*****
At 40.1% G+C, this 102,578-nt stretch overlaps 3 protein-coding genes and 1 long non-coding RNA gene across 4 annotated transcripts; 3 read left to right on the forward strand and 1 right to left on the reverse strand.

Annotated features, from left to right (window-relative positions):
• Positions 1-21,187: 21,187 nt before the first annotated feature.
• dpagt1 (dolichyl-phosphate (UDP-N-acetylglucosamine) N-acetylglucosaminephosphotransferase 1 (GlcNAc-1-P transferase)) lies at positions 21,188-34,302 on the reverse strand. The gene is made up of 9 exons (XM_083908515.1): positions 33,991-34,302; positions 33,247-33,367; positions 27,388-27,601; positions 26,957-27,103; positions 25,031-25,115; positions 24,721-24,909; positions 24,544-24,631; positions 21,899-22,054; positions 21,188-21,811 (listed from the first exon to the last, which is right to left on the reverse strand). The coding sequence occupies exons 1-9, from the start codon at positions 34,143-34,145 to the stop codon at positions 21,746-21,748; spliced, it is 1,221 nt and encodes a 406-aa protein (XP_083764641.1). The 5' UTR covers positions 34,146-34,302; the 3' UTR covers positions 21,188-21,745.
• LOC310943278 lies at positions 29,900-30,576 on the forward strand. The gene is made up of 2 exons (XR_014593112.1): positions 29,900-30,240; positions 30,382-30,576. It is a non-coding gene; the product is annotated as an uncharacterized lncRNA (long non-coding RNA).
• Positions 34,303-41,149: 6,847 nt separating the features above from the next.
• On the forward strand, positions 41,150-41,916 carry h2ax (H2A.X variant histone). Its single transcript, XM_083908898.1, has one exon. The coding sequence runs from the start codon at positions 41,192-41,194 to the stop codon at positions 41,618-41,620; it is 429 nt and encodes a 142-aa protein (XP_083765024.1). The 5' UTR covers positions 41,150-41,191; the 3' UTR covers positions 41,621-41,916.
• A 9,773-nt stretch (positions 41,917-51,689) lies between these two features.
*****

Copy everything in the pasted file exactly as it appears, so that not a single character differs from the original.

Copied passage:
At 40.1% G+C, this 102,578-nt stretch overlaps 3 protein-coding genes and 1 long non-coding RNA gene across 4 annotated transcripts; 3 read left to right on the forward strand and 1 right to left on the reverse strand.

Annotated features, from left to right (window-relative positions):
• Positions 1-21,187: 21,187 nt before the first annotated feature.
• dpagt1 (dolichyl-phosphate (UDP-N-acetylglucosamine) N-acetylglucosaminephosphotransferase 1 (GlcNAc-1-P transferase)) lies at positions 21,188-34,302 on the reverse strand. The gene is made up of 9 exons (XM_083908515.1): positions 33,991-34,302; positions 33,247-33,367; positions 27,388-27,601; positions 26,957-27,103; positions 25,031-25,115; positions 24,721-24,909; positions 24,544-24,631; positions 21,899-22,054; positions 21,188-21,811 (listed from the first exon to the last, which is right to left on the reverse strand). The coding sequence occupies exons 1-9, from the start codon at positions 34,143-34,145 to the stop codon at positions 21,746-21,748; spliced, it is 1,221 nt and encodes a 406-aa protein (XP_083764641.1). The 5' UTR covers positions 34,146-34,302; the 3' UTR covers positions 21,188-21,745.
• LOC310943278 lies at positions 29,900-30,576 on the forward strand. The gene is made up of 2 exons (XR_014593112.1): positions 29,900-30,240; positions 30,382-30,576. It is a non-coding gene; the product is annotated as an uncharacterized lncRNA (long non-coding RNA).
• Positions 34,303-41,149: 6,847 nt separating the features above from the next.
• On the forward strand, positions 41,150-41,916 carry h2ax (H2A.X variant histone). Its single transcript, XM_083908898.1, has one exon. The coding sequence runs from the start codon at positions 41,192-41,194 to the stop codon at positions 41,618-41,620; it is 429 nt and encodes a 142-aa protein (XP_083765024.1). The 5' UTR covers positions 41,150-41,191; the 3' UTR covers positions 41,621-41,916.
• A 9,773-nt stretch (positions 41,917-51,689) lies between these two features.